The Portland Trail Blazers have long needed a third scorer to become title contenders. Packaging a deal for Danilo Gallinari may be their best option.
Following the recent implosion of the Oklahoma City Thunder, their assets have become available to the open market as they look to make the most of their historic war chest of draft assets. Danilo Gallinari was recently acquired in the trade that sent Paul George to the LA Clippers and should be at the top of the Portland Trail Blazers list of priorities.
Much like the often rumored trade target in Portland media Kevin Love, Gallinari is one of the league’s elite scorers that constantly struggles with injury issues. Fortunately, Gallinari comes with a much cheaper price tag attached and an expiring deal to avoid any long-term commitments.
Last year, Gallinari averaged 19.8 points and 6.1 rebounds and played a key part in pushing the Clippers to the playoffs even after dumping Tobias Harris in a move that appeared to push the team towards a rebuilding state.
He also shot 43.3 percent from deep on 5.5 attempts per game, which was the fifth best mark in the league last year and would provide the Blazers with the spacing they’ve desperately needed in years prior.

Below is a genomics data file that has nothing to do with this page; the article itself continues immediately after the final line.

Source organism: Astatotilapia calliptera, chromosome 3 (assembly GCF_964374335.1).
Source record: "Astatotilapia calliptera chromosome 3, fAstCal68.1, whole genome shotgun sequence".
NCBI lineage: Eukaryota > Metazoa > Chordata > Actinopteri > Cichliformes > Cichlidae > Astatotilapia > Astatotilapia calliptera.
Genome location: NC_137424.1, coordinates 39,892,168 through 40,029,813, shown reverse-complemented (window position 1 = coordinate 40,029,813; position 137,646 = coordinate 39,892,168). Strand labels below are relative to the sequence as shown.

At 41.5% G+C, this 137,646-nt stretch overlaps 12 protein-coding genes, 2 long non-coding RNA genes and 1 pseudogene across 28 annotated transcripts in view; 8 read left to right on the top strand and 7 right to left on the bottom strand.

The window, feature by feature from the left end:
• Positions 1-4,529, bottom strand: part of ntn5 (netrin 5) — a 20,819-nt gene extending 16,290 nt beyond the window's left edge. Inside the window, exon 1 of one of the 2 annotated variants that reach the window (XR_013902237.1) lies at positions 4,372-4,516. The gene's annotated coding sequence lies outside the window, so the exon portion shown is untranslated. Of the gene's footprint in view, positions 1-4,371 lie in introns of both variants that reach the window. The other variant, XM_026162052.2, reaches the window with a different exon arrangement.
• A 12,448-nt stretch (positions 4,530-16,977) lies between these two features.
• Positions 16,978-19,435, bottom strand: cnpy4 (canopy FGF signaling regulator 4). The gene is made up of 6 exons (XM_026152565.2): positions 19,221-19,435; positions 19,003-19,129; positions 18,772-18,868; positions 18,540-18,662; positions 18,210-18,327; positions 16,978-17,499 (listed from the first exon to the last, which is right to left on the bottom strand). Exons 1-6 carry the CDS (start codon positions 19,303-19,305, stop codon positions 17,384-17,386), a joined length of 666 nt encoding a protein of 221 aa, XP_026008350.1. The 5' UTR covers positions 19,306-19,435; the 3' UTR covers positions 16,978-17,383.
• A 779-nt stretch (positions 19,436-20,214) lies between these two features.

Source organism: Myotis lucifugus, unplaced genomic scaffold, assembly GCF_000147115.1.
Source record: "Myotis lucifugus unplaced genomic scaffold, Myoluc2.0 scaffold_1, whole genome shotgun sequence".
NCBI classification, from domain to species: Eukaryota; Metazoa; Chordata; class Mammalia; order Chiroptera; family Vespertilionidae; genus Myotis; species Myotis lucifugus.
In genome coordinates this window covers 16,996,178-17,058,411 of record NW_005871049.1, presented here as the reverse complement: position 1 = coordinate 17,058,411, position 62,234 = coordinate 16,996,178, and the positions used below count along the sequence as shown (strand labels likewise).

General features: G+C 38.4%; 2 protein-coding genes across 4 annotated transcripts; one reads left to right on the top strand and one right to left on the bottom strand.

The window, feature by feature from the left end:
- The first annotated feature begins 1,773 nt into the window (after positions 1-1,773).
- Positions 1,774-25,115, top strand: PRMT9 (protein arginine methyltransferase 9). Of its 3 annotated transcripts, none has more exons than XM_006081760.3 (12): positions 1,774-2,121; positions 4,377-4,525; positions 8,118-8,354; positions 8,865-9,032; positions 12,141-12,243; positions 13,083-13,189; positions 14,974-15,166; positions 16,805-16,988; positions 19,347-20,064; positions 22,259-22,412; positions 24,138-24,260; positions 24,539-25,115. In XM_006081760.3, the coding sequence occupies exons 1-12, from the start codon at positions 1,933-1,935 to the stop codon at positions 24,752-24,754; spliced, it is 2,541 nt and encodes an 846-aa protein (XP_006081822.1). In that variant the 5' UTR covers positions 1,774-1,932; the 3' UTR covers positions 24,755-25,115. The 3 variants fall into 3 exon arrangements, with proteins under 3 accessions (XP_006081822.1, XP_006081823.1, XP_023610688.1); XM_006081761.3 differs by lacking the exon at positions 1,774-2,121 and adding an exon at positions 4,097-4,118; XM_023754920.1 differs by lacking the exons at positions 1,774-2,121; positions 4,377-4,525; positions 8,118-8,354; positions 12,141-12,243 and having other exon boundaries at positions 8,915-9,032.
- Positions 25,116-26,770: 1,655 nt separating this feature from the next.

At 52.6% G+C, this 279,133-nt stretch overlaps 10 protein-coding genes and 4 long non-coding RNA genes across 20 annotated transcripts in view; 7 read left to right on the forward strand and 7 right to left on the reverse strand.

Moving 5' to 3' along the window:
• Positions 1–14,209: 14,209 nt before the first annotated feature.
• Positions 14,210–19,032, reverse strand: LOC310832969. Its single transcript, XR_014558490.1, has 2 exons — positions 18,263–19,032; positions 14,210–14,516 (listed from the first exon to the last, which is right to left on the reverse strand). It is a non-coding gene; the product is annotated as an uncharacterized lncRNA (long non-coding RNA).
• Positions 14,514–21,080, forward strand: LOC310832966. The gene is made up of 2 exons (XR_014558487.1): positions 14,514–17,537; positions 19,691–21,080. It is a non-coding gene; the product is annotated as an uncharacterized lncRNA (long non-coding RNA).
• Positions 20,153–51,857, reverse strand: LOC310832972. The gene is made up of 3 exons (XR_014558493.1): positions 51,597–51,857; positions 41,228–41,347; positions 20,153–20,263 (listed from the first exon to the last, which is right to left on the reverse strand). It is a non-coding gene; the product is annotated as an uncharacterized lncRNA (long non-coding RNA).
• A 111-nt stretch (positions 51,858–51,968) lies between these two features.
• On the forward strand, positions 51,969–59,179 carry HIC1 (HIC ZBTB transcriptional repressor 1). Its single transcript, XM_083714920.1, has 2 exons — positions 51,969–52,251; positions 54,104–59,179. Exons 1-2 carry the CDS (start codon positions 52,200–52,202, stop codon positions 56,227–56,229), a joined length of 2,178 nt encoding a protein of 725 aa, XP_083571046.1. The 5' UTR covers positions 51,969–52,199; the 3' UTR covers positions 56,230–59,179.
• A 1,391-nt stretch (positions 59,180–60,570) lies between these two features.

To visualize what it would take to get this deal done, we must look at the semantics of this hypothetical trade.
In this context, it becomes much clearer determining the direction each team wishes to take in the immediate future. The Portland Trail Blazers will be gearing up for another playoff run and will want to keep their key players off the trade block. Meanwhile, the Thunder will look to make the most of their remaining assets while building up a new core from the ground up.
Therefore, the skeleton of trade discussions for Gallinari would likely begin looking something like this.
This move would net the Blazers an elite scorer for relatively little. This trade essentially swaps two bench players in Evan Turner (who was traded for Kent Bazemore) and Gary Trent Jr. into a player with borderline All-Star talent.
Losing next year’s draft pick hurts, but with how good Portland should be on paper it will be a late first-rounder in a point guard heavy draft class. With Damian Lillard locked into his supermax extension, it will be especially hard to find high value in the late first-round if the Blazers don’t wish to add another young point guard behind Anfernee Simons. That price tag is more than worth paying considering the quality of return Portland would get.
Meanwhile, this trade means the Thunder essentially swapped Paul George for Shai Gilgeous-Alexander, six first-round draft picks and two pick swaps in what could go down as the biggest heist in the history of NBA trades.
Bazemore and Trent Jr. are both low-risk on expiring deals, with the potential upside of Trent Jr. figuring things out with a larger role on a rebuilding team. This move makes sense for both teams who collect valuable assets that won’t tie down the payroll for years to come.
The Thunder are clearly in the midst of a fire sale and the Portland Trail Blazers would have missed a huge opportunity to upgrade the team if they don’t buy low on Oklahoma City’s Italian talent.